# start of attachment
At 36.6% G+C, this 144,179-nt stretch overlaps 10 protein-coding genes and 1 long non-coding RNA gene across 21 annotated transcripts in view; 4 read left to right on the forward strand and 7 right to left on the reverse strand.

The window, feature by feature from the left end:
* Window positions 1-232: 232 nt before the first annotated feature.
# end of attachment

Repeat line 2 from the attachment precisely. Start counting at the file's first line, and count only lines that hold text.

The window, feature by feature from the left end: